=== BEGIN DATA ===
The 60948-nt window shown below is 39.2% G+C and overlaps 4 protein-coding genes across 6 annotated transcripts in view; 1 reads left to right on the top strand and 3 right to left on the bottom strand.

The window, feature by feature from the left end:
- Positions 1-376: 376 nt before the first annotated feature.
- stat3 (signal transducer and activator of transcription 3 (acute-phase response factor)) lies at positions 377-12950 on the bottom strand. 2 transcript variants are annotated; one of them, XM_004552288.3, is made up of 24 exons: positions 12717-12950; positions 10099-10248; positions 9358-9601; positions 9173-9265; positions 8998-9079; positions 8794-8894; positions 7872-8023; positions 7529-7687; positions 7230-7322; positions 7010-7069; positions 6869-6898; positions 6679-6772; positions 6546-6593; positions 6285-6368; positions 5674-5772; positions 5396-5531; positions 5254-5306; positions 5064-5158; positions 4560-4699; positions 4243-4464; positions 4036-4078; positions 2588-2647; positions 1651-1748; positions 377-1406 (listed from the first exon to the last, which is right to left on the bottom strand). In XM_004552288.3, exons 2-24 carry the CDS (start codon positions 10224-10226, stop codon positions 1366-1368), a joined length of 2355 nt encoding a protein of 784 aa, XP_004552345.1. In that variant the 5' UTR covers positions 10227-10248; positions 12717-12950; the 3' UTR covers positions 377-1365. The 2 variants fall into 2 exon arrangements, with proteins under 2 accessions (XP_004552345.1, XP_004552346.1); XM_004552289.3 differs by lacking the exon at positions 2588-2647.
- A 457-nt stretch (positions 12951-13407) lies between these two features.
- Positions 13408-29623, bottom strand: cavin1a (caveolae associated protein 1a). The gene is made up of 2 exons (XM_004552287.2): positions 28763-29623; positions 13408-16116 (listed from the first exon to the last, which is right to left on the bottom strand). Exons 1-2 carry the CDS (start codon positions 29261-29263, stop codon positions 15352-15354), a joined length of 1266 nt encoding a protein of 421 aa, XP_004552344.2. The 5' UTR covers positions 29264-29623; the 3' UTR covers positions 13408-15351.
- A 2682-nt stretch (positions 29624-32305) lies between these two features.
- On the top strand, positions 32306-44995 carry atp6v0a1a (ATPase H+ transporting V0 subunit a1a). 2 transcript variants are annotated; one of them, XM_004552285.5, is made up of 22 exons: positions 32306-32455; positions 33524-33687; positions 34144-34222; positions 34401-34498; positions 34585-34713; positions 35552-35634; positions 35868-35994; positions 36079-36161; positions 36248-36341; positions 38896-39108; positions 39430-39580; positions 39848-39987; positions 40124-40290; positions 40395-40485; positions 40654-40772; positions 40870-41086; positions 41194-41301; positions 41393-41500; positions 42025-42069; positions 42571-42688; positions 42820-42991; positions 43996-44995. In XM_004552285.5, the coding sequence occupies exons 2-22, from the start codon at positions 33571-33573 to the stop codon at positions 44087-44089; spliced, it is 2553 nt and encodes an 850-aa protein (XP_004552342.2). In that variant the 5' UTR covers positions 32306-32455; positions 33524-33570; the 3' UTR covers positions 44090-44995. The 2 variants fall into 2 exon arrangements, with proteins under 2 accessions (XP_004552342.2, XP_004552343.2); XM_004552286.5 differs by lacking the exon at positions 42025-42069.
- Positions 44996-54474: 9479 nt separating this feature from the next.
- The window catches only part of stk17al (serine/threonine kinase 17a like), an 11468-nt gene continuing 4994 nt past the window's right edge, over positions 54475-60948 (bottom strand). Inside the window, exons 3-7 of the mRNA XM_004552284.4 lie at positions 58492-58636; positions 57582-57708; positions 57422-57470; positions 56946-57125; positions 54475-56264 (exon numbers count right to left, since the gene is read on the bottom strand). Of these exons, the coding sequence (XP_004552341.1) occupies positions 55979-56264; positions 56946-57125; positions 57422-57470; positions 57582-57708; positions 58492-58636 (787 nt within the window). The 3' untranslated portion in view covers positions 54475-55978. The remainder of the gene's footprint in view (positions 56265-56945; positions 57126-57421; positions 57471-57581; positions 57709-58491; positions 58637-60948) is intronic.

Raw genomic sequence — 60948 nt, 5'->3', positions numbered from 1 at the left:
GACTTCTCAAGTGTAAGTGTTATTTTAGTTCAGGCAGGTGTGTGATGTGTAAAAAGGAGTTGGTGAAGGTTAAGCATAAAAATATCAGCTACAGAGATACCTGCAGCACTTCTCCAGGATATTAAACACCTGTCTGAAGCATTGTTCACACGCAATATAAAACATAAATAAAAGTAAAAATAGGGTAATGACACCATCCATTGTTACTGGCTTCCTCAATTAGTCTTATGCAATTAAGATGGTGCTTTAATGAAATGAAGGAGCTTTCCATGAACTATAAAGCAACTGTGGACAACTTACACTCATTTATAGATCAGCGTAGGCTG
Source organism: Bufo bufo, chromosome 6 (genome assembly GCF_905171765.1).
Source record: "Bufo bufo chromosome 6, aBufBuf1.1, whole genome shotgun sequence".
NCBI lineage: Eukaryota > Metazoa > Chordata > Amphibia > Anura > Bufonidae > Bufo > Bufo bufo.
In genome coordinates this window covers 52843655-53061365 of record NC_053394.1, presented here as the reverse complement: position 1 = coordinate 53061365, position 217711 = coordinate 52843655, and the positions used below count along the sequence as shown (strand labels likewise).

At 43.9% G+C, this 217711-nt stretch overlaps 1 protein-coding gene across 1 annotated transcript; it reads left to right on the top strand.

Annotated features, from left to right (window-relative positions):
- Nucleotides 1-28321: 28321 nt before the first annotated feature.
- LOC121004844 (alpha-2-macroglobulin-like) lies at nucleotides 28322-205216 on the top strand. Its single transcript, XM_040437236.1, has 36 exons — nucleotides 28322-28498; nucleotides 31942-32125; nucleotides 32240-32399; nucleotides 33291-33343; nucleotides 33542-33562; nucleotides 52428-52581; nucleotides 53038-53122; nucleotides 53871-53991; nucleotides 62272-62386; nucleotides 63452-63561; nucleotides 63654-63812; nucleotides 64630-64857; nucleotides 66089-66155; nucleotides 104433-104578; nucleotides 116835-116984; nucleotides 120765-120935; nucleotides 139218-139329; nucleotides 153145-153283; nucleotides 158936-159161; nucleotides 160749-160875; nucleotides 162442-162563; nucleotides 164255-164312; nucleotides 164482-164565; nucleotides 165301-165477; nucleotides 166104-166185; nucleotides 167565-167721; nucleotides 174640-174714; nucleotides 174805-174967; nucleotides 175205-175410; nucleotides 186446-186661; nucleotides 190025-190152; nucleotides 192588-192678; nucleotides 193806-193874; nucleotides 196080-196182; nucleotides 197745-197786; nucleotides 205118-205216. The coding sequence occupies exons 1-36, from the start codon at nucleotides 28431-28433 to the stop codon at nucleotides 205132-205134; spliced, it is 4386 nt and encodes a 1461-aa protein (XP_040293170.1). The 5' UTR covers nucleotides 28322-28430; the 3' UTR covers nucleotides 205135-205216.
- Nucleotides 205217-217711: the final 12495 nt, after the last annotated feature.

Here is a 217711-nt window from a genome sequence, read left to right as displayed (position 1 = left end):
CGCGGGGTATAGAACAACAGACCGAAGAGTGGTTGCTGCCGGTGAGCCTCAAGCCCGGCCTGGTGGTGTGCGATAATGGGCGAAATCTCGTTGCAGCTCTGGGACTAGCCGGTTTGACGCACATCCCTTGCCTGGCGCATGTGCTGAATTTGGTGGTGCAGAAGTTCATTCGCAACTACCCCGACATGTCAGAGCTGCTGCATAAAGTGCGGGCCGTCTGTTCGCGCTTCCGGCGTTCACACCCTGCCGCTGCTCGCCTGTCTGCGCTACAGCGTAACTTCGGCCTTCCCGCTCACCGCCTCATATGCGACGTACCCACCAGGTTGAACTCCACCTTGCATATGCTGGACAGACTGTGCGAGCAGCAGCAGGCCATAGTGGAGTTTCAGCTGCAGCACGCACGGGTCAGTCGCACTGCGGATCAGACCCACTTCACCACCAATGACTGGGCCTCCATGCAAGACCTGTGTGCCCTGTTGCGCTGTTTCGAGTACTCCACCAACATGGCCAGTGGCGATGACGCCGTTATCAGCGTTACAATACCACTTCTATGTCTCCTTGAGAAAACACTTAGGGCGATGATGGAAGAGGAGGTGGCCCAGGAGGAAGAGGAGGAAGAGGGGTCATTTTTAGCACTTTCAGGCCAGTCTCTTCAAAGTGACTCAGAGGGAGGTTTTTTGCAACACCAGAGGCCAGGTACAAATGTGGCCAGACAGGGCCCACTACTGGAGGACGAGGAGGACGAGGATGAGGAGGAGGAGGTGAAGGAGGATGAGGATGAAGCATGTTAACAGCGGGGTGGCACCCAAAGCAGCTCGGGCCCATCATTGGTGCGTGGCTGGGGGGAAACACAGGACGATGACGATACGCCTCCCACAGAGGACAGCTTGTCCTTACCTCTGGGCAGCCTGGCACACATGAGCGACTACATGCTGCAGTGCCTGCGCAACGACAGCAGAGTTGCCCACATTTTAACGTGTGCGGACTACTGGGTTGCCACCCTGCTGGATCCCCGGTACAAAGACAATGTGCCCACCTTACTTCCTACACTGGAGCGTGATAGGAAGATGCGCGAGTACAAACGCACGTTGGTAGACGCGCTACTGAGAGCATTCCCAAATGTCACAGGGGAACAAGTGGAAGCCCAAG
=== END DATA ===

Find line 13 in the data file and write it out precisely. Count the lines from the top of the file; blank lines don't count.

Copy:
Source organism: Bufo bufo, chromosome 6 (genome assembly GCF_905171765.1).